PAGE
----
“Consumer spending growth has become inconsistent, in part because wage gains are moderating,” Naroff said. “And while job increases have been solid, it looks like that could be waning as well. Despite these factors, the economy is not faltering. There is, though, less certainty that growth will be sustained at the strong levels seen recently. Indeed, the outlook is for the expansion to continue at a more modest pace. That should be enough to keep consumers spending, but again, not nearly as solidly as we have experienced this year – unless the trade uncertainties are resolved quickly.”

Industry experiencing record high turnover rates

Staffing continues as one of the primary challenges for restaurant operators. The current period of sustained job growth and low unemployment resulted in record high turnover rates across the industry. This high demand for workers is also leading to increased wage pressures, a further strain on labor-intensive and often low margin businesses such as restaurants.

According to the People Report Workforce Index™, a quarterly barometer of market pressures on employment in the restaurant industry, more than half of restaurant companies reported an increase in difficulty recruiting qualified employees in recent months. Vacancies also continue to be a heightened challenge, particularly at the hourly level. Additionally, there have been reports of restaurants closing due to the inability to adequately staff their locations.

What do successful brands do that is different?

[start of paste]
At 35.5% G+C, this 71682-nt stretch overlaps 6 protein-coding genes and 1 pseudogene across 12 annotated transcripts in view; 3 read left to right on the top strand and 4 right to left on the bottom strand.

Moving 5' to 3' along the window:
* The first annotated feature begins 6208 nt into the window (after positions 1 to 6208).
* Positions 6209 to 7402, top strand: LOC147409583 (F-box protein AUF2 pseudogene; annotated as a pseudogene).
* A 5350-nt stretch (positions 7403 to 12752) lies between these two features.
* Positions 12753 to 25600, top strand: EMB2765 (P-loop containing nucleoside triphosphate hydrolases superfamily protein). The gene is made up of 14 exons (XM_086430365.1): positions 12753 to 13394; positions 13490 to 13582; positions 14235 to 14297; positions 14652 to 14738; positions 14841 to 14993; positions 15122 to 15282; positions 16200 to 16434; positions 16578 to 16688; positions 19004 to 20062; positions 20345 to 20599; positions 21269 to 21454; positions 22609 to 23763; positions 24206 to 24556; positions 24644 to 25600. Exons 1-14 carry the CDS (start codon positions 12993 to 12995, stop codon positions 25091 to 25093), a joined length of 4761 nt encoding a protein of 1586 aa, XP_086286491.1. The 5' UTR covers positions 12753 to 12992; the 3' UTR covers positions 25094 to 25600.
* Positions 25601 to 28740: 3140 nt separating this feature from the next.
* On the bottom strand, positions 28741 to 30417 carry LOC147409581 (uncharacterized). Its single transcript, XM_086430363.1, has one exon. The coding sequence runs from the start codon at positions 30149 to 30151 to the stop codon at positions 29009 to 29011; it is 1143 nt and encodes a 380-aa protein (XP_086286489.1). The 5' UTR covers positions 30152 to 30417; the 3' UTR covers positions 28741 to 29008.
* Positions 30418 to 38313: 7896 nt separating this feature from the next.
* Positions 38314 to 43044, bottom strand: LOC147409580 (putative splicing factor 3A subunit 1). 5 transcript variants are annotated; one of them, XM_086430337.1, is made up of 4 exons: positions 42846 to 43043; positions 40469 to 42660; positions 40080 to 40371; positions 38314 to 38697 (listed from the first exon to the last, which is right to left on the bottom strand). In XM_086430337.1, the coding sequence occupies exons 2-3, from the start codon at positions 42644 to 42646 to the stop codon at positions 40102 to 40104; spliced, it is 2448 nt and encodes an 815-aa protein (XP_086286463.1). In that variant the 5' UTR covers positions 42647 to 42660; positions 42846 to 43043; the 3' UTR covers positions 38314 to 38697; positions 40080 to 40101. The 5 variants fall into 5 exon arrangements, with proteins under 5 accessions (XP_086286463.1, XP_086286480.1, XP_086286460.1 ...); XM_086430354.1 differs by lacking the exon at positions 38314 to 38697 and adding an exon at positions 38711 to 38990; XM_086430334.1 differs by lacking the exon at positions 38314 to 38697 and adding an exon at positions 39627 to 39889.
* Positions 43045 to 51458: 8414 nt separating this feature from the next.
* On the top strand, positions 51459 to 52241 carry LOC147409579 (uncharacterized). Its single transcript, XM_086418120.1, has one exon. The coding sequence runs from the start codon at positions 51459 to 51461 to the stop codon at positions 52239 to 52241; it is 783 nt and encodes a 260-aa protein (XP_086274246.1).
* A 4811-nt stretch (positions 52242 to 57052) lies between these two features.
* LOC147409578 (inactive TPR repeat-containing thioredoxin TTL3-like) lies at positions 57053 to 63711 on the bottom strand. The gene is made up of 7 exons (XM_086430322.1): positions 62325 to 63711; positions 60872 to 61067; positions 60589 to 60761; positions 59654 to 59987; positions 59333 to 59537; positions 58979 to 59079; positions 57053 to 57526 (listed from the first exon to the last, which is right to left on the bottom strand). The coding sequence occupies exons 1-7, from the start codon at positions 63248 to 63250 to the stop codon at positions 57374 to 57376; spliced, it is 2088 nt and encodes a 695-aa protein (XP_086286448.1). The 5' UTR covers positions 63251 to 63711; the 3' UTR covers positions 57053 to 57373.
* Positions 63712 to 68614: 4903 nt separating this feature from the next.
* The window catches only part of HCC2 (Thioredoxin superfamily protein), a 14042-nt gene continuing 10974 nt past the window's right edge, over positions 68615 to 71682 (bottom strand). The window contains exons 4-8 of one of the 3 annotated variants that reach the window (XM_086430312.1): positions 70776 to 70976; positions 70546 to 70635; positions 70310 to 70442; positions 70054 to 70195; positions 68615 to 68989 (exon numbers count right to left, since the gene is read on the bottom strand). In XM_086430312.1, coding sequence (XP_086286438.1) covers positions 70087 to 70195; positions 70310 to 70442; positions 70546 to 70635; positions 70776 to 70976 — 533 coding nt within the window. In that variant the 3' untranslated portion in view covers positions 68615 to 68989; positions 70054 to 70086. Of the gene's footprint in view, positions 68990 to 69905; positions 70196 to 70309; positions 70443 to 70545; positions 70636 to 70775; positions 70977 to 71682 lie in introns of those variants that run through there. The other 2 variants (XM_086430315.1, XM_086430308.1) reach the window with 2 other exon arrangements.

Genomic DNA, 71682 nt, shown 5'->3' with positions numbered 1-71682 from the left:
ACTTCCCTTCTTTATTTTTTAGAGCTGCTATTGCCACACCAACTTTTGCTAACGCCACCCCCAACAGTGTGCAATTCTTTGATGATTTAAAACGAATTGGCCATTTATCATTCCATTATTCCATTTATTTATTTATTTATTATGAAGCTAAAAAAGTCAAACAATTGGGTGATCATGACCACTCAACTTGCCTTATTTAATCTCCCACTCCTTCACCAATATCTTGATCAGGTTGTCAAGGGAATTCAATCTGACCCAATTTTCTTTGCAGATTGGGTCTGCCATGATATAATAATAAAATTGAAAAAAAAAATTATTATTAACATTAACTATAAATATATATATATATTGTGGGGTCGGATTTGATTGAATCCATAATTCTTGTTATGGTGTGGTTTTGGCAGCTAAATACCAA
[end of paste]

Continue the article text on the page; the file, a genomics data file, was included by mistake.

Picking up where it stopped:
While undoubtedly facing challenges as everybody else, brands in the top quartile of sales-growth performance typically achieve positive traffic growth. TDn2K research has shown growing guest counts is possible, but that growth comes from a combination of staffing for excellent and consistent execution, a superior service experience at all levels, attention to detail and activating growth engines beyond traditional dine-in sales during lunch or dinner.

“This requires an investment in winning the staffing challenges for great talent, retention of the best general managers and a culture of collaboration and genuinely caring about the balance of the employee, the guest and all stakeholders,” said Wallace Doolin co-founder and chairman of TDn2K. “That is how best-in-class brands drive positive traffic. The employees want to come to work, the guests want to come back and investors want to invest for growth.”

TDn2K (Transforming Data into Knowledge) is the leading insights & knowledge provider of restaurant industry human resources, financial performance and consumer insights data through their products People Report™, Black Box Intelligence™ and White Box Social Intelligence™. TDn2K allows organizations to leverage benchmarked data to achieve best-in-class performance results. TDn2K currently tracks, analyzes and benchmarks the largest database of real restaurant data in the US that includes 300 companies, 2.6 million employees and nearly $72 billion in annual revenue. TDn2K also produces the Global Best Practices Conference held annually each January in Dallas, Texas.

Hide comments


  • Allowed HTML tags: <em> <strong> <blockquote> <br> <p>

Plain text

  • No HTML tags allowed.
  • Web page addresses and e-mail addresses turn into links automatically.
  • Lines and paragraphs break automatically.